The Vanderweide family also brought along a load of soccer shoes and soccer balls to hand out, and Jake’s boxes of Isaiah 1:17 t-shirts and leftover tournament t-shirts were in high demand.

It’s a beautiful experience to allow Christ’s love and compassion to flow through you out to others, even in the smallest of ways. Helping to meet these villagers most basic needs was a unique way that God allowed us to begin to bond with them. I am praying that this will be the start of us creating some lasting relationships with the villagers of Asikuma. I am praying that we can get to know them on more intimate levels in the days we have left here.


Lori said...

Of all the things we did, giving out was my all time favorite also. With all of the grabbing hands, I would put something in their hand and push their hand to their heart when I gave something out. I would say a little prayer of protection and love to cover that little person. I'm right there with you. The village becomes a part of who you are!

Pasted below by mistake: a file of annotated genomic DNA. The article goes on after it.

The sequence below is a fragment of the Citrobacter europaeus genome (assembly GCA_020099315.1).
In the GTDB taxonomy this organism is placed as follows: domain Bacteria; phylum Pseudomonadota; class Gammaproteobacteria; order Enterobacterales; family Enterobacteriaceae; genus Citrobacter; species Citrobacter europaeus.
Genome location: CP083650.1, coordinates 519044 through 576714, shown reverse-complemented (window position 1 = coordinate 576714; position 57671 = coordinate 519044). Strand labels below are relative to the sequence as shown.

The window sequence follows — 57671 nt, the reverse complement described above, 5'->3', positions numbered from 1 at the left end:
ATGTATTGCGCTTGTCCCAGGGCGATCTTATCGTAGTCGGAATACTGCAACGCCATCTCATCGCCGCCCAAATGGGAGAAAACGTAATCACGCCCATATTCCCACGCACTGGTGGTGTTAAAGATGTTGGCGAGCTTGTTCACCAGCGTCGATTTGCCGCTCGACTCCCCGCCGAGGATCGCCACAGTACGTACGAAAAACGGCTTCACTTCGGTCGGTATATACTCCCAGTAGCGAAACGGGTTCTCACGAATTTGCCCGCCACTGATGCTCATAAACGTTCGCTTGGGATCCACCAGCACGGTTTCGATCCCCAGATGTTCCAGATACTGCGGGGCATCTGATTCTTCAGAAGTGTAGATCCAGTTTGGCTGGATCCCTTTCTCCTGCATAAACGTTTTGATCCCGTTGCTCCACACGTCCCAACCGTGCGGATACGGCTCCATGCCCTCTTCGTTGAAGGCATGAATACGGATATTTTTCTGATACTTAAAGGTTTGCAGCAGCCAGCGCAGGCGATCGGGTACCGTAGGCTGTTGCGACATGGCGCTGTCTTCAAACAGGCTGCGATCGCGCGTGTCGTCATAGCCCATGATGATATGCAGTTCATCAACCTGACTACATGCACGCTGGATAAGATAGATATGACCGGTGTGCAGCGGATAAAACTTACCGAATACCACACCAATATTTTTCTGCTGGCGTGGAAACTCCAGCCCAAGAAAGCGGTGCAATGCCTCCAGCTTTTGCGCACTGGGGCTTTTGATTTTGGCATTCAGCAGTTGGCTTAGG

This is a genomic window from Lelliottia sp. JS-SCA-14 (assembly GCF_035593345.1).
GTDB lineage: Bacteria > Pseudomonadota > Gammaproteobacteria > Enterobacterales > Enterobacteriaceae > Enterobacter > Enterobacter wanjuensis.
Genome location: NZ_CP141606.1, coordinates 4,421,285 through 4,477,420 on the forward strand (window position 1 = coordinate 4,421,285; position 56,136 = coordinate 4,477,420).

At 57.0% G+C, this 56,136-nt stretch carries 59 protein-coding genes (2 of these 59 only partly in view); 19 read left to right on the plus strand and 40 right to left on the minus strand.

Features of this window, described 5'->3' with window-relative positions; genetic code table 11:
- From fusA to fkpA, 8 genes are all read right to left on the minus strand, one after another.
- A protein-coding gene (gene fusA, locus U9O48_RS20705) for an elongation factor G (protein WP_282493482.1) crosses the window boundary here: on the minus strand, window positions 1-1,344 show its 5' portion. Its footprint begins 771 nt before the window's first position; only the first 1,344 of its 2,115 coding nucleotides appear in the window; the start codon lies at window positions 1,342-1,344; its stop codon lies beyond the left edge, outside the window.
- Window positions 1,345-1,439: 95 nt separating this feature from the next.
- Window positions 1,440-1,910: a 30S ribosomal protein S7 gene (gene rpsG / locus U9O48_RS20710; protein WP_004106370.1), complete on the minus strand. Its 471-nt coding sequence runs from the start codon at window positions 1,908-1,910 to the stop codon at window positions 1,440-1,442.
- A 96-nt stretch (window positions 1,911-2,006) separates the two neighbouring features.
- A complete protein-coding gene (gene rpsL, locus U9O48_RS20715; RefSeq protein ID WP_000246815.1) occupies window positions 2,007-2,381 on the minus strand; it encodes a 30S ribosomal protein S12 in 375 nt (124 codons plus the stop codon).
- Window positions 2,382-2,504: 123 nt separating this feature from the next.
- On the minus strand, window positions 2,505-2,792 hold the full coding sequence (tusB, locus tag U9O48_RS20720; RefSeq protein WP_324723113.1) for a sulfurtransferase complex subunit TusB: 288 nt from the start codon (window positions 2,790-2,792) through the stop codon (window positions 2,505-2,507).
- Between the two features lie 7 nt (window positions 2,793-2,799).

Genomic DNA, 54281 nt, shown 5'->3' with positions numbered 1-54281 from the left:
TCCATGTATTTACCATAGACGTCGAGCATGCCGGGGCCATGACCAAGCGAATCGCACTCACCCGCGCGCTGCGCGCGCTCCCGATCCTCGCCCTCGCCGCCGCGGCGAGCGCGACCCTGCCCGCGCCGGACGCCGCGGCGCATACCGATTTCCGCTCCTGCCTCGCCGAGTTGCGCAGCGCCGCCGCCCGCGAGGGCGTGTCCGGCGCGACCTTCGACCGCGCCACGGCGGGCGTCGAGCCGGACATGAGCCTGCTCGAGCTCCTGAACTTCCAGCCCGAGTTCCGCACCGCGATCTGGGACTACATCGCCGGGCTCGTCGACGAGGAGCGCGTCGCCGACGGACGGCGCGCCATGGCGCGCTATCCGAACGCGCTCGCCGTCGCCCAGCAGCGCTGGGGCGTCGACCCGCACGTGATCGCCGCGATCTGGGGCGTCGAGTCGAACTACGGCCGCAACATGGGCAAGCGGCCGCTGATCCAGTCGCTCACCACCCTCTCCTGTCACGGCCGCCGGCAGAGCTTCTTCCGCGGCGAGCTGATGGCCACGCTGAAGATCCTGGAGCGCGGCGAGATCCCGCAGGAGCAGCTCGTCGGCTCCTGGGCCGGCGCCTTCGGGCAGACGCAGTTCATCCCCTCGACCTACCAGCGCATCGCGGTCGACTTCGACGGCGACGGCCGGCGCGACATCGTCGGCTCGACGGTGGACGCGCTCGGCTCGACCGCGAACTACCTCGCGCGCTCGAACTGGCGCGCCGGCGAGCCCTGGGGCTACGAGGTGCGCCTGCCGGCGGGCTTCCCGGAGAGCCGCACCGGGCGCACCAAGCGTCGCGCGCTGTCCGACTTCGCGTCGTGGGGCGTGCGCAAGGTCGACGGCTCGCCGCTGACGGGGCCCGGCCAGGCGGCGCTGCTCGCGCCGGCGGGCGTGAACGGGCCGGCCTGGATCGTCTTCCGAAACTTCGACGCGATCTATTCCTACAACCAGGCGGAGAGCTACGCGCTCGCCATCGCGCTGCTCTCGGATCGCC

Mindy said...

How Beautiful!!

Lisa said...

Janel, I was moved to tears. Lori, thanks for also sharing in your comment about how they would put their hands to their heart upon receiving a gift. I so want to go to Africa as a part of my heart is already there. Thanks for sharing. I look forward to hearing more.

Venegas Family said...

What a great trip! I can't wait to read more.
The embassy took Abi and Joseph's passports today in order to print their visas! We'll be going back to Ghana in the next couple weeks!

Tamara B said...

Can't wait to hear more. And of course I loved that soccer shoes and balls showed up :)

In about 10 weeks I'll be taking shoes with me to rural Southern Ethiopia. Can't wait.

Tamara B

Siri Vivienne Marie Khalsa Maglana said...

Oh this is such heartwarming photos.

Pauline Patrick said...

I usually donate my used shoes to those persons who won't able to buy their own shoes. I barely admire those individual who sent their quality used shoes to others. Thank you for sharing this heartwarming blog.